If you are satisfied with a horse’s “life records” then it is worth moving on to read their records in past races.
In general, you will be provided with the following details from left to right
- Race track abbreviation and race number
- Course Conditions
- Course Type
- Fractional time of race
- Final Time of race
- Race restrictions, ie handicap, age restrictions, etc.
- Type of Race, ie stakes
- Post Position
- Order of calls- distance behind lead horse at various points during the race
- Finish Position
- Jockey’s Name
- Weight carried including equipment
- Medical equipment
- Weight carried by top 3 horses in the race
- Number of horses in the race
Extra details may include
- Results of Morning work out
- Wind Direction
To make things a little bit easier we have put the unmissable information in green. Although there will be a series of numbers detailing the order of calls, singling out the final number which will designate the horse’s position at the finish line should be enough to make a judgement call.
The other important facts are race restrictions, course type, and type of race. These are all variables which must match up with the race you are betting on to make your predictions as accurate as possible. The past performance results must be taken with a pinch of salt. Although they will give punters concrete facts to make their prediction often they can be misleading if you skim over the details.
If the horse is a champion at stakes hurdles, then it is impossible to predict their performance within a flat race with this particular set of facts.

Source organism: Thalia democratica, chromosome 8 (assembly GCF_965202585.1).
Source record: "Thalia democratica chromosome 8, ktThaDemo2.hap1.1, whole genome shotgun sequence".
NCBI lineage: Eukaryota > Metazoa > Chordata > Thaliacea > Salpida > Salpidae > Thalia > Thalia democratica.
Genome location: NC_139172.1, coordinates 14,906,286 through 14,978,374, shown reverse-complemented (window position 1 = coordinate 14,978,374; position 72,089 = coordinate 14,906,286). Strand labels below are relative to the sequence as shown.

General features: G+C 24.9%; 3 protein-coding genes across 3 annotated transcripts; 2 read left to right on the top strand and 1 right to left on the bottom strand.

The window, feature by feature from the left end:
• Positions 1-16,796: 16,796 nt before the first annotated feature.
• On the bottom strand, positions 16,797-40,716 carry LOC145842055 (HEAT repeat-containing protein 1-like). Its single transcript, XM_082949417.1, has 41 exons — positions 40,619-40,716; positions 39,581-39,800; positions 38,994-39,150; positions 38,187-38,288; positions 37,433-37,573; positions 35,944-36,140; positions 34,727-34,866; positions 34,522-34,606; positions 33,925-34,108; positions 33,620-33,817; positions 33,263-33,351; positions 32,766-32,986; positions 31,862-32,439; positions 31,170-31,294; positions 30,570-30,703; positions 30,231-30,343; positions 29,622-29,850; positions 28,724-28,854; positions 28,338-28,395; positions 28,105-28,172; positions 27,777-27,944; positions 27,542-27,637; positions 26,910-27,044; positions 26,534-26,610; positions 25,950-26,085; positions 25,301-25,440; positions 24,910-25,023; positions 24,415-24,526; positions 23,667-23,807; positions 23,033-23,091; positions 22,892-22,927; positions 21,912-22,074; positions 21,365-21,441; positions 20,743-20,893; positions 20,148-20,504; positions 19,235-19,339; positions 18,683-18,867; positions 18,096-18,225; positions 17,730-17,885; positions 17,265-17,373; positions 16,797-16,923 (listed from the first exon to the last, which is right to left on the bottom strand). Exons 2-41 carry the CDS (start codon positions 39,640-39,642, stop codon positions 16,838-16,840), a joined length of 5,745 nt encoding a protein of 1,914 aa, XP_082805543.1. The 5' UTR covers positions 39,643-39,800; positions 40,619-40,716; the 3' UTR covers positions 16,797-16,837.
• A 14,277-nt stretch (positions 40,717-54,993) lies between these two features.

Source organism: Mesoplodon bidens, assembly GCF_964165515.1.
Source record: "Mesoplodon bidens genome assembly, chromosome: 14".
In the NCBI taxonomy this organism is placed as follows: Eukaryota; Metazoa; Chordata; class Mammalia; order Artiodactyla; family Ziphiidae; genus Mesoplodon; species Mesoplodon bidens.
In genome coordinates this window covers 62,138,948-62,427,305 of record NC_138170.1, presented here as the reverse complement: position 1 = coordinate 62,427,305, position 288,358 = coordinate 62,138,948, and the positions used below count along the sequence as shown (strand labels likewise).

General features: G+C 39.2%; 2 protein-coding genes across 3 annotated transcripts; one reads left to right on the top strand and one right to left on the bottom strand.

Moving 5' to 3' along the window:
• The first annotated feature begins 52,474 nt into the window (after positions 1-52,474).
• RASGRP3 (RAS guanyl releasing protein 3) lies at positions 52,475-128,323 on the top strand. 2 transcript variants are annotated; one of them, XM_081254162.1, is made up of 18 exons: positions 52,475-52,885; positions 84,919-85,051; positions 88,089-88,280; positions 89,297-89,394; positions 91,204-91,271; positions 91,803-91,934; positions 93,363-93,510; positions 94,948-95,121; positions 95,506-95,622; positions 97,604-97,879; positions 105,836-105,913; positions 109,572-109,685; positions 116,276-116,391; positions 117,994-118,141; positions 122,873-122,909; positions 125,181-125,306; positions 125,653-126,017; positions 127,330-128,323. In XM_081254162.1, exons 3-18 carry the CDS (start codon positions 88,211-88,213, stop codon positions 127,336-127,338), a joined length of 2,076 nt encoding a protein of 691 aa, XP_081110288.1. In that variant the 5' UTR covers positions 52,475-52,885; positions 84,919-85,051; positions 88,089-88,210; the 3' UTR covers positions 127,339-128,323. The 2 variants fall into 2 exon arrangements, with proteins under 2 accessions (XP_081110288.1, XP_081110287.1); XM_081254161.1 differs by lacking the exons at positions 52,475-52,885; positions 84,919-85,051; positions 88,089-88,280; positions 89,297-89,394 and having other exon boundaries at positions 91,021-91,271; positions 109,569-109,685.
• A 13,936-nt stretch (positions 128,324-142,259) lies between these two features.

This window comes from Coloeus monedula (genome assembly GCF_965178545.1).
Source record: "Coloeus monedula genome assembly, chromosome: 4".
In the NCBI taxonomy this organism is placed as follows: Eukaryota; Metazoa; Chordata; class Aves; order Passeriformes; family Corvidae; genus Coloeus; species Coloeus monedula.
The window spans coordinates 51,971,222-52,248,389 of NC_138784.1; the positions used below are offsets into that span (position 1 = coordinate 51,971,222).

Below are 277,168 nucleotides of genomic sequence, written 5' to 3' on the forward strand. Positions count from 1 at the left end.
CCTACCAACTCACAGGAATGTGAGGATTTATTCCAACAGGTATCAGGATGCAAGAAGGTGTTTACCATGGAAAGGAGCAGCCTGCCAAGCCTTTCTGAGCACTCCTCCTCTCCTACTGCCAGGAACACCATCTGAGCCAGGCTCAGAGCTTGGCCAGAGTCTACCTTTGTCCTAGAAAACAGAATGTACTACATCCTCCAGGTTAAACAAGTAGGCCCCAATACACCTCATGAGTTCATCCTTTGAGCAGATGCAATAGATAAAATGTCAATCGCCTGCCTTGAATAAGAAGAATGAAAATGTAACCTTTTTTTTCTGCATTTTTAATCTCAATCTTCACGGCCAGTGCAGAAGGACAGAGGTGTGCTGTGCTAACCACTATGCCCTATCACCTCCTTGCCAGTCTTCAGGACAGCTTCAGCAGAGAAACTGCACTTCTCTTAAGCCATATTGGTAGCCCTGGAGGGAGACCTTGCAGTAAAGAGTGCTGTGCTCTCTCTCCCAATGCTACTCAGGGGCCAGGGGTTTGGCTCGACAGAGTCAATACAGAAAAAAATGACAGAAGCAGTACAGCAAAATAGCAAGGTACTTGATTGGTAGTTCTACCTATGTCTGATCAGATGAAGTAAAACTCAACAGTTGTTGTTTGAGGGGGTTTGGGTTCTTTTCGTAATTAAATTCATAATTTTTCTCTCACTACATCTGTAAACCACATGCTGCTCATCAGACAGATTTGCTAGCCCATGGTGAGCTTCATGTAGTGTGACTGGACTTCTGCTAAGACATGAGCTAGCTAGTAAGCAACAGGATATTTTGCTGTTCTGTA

Symbols and Abbreviations
Since the program makers must compress a lot of information into a small amount of space, they usually rely on prior knowledge of the shorthand symbols used.
This can be problematic if you are new to the track.
Race Type Code
There are many different types are race codes, here are the three most common ones for top races:
- Hcp: Handicap
- Shp: Starter Handicap
- Stk: Stake
For a full glossary of these horse terms, check out our basic track dictionary.
Find out about what a horse race handicap is.
Course Conditions and Course Symbols
Beyond the horse and the jockey its important to consider what the terrain is like when you are analyzing a horse racing program.
The course symbols are easy to overlook because they are designated by a series of very obscure abbreviations which can easily wash over a racegoer’s head
If a horse won on a course which does not resemble the one they are racing on at a later date, then all bets will be off.
After you have checked whether the horse’s prowess is on Turf or Hurdle, it is important to verify the condition of the track.
It may have been sloppy, muddy, hard or good, depending on the day.
All of these minute details add up to create a complete picture of a successful horse.
The track condition symbols are the following:
- ft: fast
- wf: wet fast
- sy: sloppy
- my: muddy
- yl: yielding
- hd: hard
- gd: good
- hy: heavy
- sl: slow
- fz: frozen
- fm: firm
- sf: soft
Fortunately, this section is a breeze.
This is only really important if a horse has just turned 3 and therefore has just begun to qualify for more challenging races.
The four symbols you need to remember are:
- R for restricted
- F for Filly
- S for State Bred
- 3 up, for 3-year-old horses and up
Medication and equipment symbols
Last but not least, medical symbols.
In practice, this information is not required to secure a win. It is just useful to identify these symbols so that you are not thrown when you see these abbreviations on the program.
If you are more advanced you may want to see whether a horse has improved automatically when they were put on Lasix or Bute.
- L: Lasix
- B: Bute
- b: blinkers
- f: front bandages
If you want to know how it’s done across the pond, check out this article by the BBC.